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Sean Taylor murder suspects remarkably stupid

First, Anthony Brown at Hog Heaven is in front of me on the Sean Taylor murder case update. He says maybe Michael Wilbon was right:

Washington Post columnist Michael Wilbon was roundly condemned when he wrote last November "he wasn't surprised" by Sean Taylor's murder. His statement was lumped together with ill-considered ignorant statements by Colin Cowherd and others who implied Taylor died for gangster sins.

Florida authorities released statements by the suspects in the case that seem to confirm Wilbon's original point about the risks of trying to change your life when others around you "might not embrace such a change." You could say that Taylor died as a result of his generosity, rather than of any bad relationships.

I agree wholeheartedly that Sean Taylor died for his generosity; as you'll read below, he paid a kid $300 dollars to mow his lawn -- I never got paid $300 to mow anyone's lawn -- and the kid allegedly reciprocated the favor by participating in a burglary-turned-homicide at Sean Taylor's Florida home.

Prosecuting attorneys released "confessions" by some of the suspects yesterday. I say "confessions" because every source goes out of its way to point out that the statements aren't overt confessions, but that kind of distinction isn't likely to interest a jury. For example:

Rivera, like the other suspects from the Fort Myers area, told detectives there were five people on the trip that night, although only four are charged. All five burned their shirts, gloves and other clothes after returning home following Taylor's shooting, he said, so "nobody can find out who did it."
This is not an "outright confession" we're told from the article. Question: so "nobody can find out who did" what, exactly? Bought their threads from Baby Gap? Wore socks with sandals? Plaid pants? You don't burn your clothes for the hell of it. Igniting them and later admitting you did so to cover up something is pretty compelling evidence that that something happened to be illicit. Jason Scott Mitchell's not-outright-confession included, emphasis added:
Another suspect, 20-year-old Jason Scott Mitchell, said he thought about coming forward when he found out it was Taylor who had been shot. Mitchell said he was told the day after the shooting by another suspect, Charles Wardlow.      

"It's like when I found out who it was, it's like, I mean, I just felt like turning myself in," Mitchell told police. But he did not.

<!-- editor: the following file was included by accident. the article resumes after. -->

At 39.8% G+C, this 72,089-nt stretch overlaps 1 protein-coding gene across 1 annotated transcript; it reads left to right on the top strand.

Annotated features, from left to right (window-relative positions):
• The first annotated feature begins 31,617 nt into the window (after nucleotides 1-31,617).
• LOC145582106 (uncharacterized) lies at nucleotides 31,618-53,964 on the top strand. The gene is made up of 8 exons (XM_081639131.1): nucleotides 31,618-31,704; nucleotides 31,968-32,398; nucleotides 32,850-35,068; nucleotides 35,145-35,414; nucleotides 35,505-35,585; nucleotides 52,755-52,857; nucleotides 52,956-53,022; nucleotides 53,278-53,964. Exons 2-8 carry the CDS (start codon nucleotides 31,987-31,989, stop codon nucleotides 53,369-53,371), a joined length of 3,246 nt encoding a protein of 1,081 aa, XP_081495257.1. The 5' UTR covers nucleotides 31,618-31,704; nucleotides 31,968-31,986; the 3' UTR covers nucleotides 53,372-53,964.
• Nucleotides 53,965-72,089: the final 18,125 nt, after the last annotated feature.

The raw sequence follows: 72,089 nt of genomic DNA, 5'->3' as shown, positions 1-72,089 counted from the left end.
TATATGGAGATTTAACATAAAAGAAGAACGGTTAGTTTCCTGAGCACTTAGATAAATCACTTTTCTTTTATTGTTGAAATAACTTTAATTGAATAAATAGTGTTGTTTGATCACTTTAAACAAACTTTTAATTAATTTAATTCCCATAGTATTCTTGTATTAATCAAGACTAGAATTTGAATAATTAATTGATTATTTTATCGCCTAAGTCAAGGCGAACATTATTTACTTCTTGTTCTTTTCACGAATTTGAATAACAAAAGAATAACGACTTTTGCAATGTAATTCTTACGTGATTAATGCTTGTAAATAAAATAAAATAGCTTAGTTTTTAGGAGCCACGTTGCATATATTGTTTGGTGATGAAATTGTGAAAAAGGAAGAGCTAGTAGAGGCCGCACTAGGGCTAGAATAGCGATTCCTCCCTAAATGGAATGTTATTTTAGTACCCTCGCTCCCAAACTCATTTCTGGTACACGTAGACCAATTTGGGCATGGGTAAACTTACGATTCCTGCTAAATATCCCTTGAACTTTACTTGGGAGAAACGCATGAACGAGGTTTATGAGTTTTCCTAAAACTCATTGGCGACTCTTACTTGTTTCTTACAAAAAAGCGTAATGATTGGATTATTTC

Again, one wonders what it is he would have turned himself in for exactly, if not participation in the murder of Sean Taylor. Nevermind it's doubtful a jury will appreciate the sentiment. Two issues: 1) I'm not famous, neither are jurors. Until you turn yourself in, they're crocodile tears. And yet you just admitted to a yet named jury that you will only consider confessing to the murder of a person who is famous. 2) You went to Sean Taylor's house. You participated in a burglary there. Someone was shot, in the bedroom, by a person you were with that night. His face is plastered all over your Myspace pages. And yet you have to be told the next day that the person murdered, at Sean Taylor's house, in Sean Taylor's bedroom, by someone you were with, happened to be Sean Taylor? And that was surprising? Kid, you're either remarkably stupid or you think the rest of us are.

I understand the suspects thought Sean Taylor would be with the team. But if you enter a person's house, shoot the person in it, there's a better than not chance the person shot is the owner of said residence. Even if it weren't, the rest of us will hardly sympathize with you because of your bad luck that Sean Taylor -- as opposed to someone else he let sleep in his home, someone with an equal right not to get shot to death -- happened to be the victim.

More on the history between suspect and victim:

Mitchell's statement also provides new details on a birthday party he attended in September at Taylor's home. Mitchell said he stayed at the house for several days, helping Taylor cut the grass and make other preparations for the party -- tasks for which he was paid $300 in $50 bills by Taylor.
And video for people who don't read good: